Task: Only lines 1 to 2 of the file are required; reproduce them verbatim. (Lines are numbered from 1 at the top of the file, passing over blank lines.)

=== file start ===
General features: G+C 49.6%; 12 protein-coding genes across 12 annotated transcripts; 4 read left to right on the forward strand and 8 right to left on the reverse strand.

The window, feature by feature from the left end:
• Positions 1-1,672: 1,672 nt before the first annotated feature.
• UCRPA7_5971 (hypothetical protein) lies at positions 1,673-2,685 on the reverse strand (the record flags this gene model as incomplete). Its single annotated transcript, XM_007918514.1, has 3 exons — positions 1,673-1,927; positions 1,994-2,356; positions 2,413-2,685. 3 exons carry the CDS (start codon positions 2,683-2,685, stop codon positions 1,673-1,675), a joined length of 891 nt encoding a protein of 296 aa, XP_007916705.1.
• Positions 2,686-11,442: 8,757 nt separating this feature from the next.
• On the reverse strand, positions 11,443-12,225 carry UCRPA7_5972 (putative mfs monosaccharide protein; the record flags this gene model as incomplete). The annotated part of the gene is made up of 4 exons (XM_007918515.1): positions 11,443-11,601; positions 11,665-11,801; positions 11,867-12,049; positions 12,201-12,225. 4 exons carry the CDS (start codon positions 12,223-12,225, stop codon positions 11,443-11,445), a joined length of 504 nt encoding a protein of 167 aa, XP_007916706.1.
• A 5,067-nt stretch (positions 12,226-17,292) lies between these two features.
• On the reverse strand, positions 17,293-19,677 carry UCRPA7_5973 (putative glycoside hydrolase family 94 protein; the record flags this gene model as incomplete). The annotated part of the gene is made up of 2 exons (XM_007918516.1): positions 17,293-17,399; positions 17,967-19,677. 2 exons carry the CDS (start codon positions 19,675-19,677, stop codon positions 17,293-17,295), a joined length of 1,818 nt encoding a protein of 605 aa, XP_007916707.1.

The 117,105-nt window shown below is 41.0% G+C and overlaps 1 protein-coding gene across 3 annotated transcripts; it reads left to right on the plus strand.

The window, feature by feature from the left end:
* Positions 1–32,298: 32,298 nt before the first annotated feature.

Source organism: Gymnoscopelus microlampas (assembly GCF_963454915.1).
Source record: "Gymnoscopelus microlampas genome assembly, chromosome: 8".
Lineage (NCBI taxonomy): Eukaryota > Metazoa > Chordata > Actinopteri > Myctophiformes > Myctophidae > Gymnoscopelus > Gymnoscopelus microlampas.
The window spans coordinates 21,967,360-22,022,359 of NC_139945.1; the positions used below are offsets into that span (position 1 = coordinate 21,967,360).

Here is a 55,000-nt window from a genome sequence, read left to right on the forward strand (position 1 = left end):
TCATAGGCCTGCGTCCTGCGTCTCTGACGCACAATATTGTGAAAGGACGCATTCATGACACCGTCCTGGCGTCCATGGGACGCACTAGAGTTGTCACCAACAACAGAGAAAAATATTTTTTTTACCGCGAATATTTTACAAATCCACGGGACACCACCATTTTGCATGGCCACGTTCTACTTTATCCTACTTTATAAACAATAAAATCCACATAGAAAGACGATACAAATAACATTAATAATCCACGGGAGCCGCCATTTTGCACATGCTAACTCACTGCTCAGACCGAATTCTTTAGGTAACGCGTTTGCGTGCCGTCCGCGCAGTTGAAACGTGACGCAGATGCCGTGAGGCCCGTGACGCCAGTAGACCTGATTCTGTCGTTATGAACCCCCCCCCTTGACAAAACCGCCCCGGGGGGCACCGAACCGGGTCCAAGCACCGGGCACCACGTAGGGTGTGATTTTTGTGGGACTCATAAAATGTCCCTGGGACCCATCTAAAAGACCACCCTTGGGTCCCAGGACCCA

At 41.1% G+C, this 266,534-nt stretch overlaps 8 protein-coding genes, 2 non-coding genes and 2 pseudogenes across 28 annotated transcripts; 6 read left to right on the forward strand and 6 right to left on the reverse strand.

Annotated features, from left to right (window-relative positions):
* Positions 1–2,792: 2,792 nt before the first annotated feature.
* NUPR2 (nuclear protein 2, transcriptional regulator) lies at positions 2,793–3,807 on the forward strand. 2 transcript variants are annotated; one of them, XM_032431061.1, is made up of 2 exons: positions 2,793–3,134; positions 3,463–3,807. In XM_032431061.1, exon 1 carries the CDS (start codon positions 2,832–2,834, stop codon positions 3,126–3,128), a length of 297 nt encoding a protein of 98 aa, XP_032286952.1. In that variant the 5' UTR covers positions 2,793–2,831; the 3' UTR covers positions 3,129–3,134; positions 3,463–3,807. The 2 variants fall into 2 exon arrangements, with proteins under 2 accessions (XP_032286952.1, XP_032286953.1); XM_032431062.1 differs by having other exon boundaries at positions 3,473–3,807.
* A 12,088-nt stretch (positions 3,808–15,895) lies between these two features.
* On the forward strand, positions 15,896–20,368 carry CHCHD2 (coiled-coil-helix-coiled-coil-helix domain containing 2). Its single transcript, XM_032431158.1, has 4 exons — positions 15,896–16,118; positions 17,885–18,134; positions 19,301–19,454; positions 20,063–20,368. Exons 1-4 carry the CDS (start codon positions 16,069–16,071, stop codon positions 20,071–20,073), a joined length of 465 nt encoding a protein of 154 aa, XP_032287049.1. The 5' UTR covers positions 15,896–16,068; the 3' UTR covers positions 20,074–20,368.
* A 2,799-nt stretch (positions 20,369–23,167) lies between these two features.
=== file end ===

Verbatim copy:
General features: G+C 49.6%; 12 protein-coding genes across 12 annotated transcripts; 4 read left to right on the forward strand and 8 right to left on the reverse strand.

The window, feature by feature from the left end: